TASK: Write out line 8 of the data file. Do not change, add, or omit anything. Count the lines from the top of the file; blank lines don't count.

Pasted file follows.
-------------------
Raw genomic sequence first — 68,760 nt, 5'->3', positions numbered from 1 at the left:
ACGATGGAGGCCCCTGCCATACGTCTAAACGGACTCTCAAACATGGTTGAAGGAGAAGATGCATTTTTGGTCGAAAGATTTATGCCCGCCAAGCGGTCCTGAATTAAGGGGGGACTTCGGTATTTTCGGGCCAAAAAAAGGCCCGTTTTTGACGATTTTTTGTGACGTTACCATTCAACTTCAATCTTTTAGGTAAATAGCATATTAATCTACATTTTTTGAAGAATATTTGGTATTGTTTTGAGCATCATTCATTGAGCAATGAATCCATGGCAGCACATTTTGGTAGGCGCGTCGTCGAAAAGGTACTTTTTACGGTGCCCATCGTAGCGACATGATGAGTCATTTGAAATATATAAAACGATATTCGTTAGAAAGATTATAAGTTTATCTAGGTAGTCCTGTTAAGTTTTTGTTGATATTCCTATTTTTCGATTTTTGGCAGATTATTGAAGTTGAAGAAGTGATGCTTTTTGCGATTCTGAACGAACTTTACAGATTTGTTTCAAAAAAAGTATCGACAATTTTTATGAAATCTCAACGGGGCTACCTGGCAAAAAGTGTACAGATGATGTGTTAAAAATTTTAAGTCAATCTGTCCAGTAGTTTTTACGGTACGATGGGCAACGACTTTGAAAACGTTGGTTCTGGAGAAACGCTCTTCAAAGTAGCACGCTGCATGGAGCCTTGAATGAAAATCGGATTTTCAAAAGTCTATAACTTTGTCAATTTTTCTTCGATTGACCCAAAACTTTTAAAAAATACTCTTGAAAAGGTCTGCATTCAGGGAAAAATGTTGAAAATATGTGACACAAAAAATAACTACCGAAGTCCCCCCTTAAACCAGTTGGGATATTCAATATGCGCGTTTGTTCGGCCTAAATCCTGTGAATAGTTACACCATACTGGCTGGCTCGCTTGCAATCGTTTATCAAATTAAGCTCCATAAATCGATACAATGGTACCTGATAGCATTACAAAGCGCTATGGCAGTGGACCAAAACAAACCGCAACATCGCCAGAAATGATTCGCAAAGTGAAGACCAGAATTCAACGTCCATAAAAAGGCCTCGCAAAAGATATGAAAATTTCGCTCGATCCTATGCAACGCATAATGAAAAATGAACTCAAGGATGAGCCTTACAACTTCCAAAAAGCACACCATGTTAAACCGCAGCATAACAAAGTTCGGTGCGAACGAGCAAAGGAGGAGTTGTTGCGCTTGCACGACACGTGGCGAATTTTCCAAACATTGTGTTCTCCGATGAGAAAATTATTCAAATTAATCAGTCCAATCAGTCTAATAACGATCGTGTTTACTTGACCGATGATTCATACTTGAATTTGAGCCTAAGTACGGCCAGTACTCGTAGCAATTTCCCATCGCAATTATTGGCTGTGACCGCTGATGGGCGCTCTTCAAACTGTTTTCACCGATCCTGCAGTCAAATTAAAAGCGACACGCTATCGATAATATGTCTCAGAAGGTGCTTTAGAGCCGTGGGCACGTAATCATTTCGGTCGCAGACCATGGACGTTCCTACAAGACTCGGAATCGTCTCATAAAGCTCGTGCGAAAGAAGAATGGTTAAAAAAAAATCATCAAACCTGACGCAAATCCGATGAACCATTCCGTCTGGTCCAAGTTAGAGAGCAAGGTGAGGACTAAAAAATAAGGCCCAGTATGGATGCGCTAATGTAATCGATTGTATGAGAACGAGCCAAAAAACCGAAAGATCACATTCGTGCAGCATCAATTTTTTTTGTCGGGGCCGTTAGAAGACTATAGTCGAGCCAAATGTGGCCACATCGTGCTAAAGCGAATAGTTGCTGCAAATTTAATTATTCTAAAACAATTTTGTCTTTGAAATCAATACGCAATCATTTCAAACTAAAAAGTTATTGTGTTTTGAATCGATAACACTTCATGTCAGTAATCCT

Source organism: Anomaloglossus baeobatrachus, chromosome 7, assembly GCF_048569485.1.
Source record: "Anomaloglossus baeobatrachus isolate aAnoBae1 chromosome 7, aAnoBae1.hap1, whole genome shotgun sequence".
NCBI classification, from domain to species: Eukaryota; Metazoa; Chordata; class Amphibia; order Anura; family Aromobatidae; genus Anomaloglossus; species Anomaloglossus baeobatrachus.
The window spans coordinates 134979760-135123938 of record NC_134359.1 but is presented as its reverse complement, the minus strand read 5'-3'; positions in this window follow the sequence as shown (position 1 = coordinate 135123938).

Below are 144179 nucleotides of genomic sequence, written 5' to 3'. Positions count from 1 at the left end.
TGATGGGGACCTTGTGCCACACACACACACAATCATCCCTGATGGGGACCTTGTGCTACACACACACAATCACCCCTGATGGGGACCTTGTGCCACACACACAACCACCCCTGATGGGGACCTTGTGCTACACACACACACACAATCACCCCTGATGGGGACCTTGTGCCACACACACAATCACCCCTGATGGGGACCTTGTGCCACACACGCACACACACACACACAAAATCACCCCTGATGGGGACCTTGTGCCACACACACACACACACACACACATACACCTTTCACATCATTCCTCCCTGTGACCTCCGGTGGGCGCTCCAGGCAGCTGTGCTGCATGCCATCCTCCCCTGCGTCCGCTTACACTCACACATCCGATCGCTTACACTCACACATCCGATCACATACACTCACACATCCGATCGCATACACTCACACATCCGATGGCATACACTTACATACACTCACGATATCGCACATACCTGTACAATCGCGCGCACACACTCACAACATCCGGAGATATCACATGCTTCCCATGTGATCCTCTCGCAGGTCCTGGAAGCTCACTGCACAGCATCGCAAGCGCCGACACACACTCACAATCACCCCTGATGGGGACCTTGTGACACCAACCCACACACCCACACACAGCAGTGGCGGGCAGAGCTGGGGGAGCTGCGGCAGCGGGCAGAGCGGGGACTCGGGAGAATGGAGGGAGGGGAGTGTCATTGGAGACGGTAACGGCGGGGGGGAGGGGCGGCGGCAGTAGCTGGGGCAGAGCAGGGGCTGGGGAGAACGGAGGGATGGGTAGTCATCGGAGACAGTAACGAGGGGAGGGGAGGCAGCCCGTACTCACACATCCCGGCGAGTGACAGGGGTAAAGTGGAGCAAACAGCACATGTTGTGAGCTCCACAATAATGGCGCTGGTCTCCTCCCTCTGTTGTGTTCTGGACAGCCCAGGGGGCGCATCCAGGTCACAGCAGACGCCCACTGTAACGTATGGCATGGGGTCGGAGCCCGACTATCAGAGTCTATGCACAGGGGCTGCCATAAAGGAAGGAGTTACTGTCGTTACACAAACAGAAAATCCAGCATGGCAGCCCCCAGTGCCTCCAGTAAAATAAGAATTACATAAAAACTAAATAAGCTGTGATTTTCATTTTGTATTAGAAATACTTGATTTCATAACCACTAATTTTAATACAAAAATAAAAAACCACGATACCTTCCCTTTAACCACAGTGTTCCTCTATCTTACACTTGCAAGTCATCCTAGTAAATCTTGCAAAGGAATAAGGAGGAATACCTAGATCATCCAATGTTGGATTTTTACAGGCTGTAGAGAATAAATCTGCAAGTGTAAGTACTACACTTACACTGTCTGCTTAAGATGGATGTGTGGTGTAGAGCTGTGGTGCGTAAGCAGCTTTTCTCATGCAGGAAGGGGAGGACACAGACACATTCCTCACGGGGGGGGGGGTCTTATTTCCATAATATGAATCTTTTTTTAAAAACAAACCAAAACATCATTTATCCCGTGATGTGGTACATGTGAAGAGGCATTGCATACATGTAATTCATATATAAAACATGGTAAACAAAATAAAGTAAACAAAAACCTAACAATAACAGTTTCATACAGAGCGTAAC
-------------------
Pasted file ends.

TGATGGGGACCTTGTGCCACACACACACACAATCATCCCTGATGGGGACCTTGTGCTACACACACACAATCACCCCTGATGGGGACCTTGTGCCACACACACAACCACCCCTGATGGGGACCTTGTGCTACACACACACACACAATCACCCCTGATGGGGACCTTGTGCCACACACACAATCACCCCTGATGGGGACCTTGTGCCACACACGCACACACACACACACAAAATCACCCCTGATGGGGACCTTGTGCCACACACACACACACACACACACATACACCTTTCACATCATTCCTCCCTGTGACCTCCGGTGGGCGCTCCAGGCAGCTGTGCTGCATGCCATCCTCCCCTGCGTCCGCTTACACTCACACATCCGATCGCTTACACTCACACATCCGATCACATACACTCACACATCCGATCGCATACACTCACACATCCGATGGCATACACTTACATACACTCACGATATCGCACATACCTGTACAATCGCGCGCACACACTCACAACATCCGGAGATATCACATGCTTCCCATGTGATCCTCTCGCAGGTCCTGGAAGCTCACTGCACAGCATCGCAAGCGCCGACACACACTCACAATCACCCCTGATGGGGACCTTGTGACACCAACCCACACACCCACACACAGCAGTGGCGGGCAGAGCTGGGGGAGCTGCGGCAGCGGGCAGAGCGGGGACTCGGGAGAATGGAGGGAGGGGAGTGTCATTGGAGACGGTAACGGCGGGGGGGAGGGGCGGCGGCAGTAGCTGGGGCAGAGCAGGGGCTGGGGAGAACGGAGGGATGGGTAGTCATCGGAGACAGTAACGAGGGGAGGGGAGGCAGCCCGTACTCACACATCCCGGCGAGTGACAGGGGTAAAGTGGAGCAAACAGCACATGTTGTGAGCTCCACAATAATGGCGCTGGTCTCCTCCCTCTGTTGTGTTCTGGACAGCCCAGGGGGCGCATCCAGGTCACAGCAGACGCCCACTGTAACGTATGGCATGGGGTCGGAGCCCGACTATCAGAGTCTATGCACAGGGGCTGCCATAAAGGAAGGAGTTACTGTCGTTACACAAACAGAAAATCCAGCATGGCAGCCCCCAGTGCCTCCAGTAAAATAAGAATTACATAAAAACTAAATAAGCTGTGATTTTCATTTTGTATTAGAAATACTTGATTTCATAACCACTAATTTTAATACAAAAATAAAAAACCACGATACCTTCCCTTTAACCACAGTGTTCCTCTATCTTACACTTGCAAGTCATCCTAGTAAATCTTGCAAAGGAATAAGGAGGAATACCTAGATCATCCAATGTTGGATTTTTACAGGCTGTAGAGAATAAATCTGCAAGTGTAAGTACTACACTTACACTGTCTGCTTAAGATGGATGTGTGGTGTAGAGCTGTGGTGCGTAAGCAGCTTTTCTCATGCAGGAAGGGGAGGACACAGACACATTCCTCACGGGGGGGGGGGTCTTATTTCCATAATATGAATCTTTTTTTAAAAACAAACCAAAACATCATTTATCCCGTGATGTGGTACATGTGAAGAGGCATTGCATACATGTAATTCATATATAAAACATGGTAAACAAAATAAAGTAAACAAAAACCTAACAATAACAGTTTCATACAGAGCGTAAC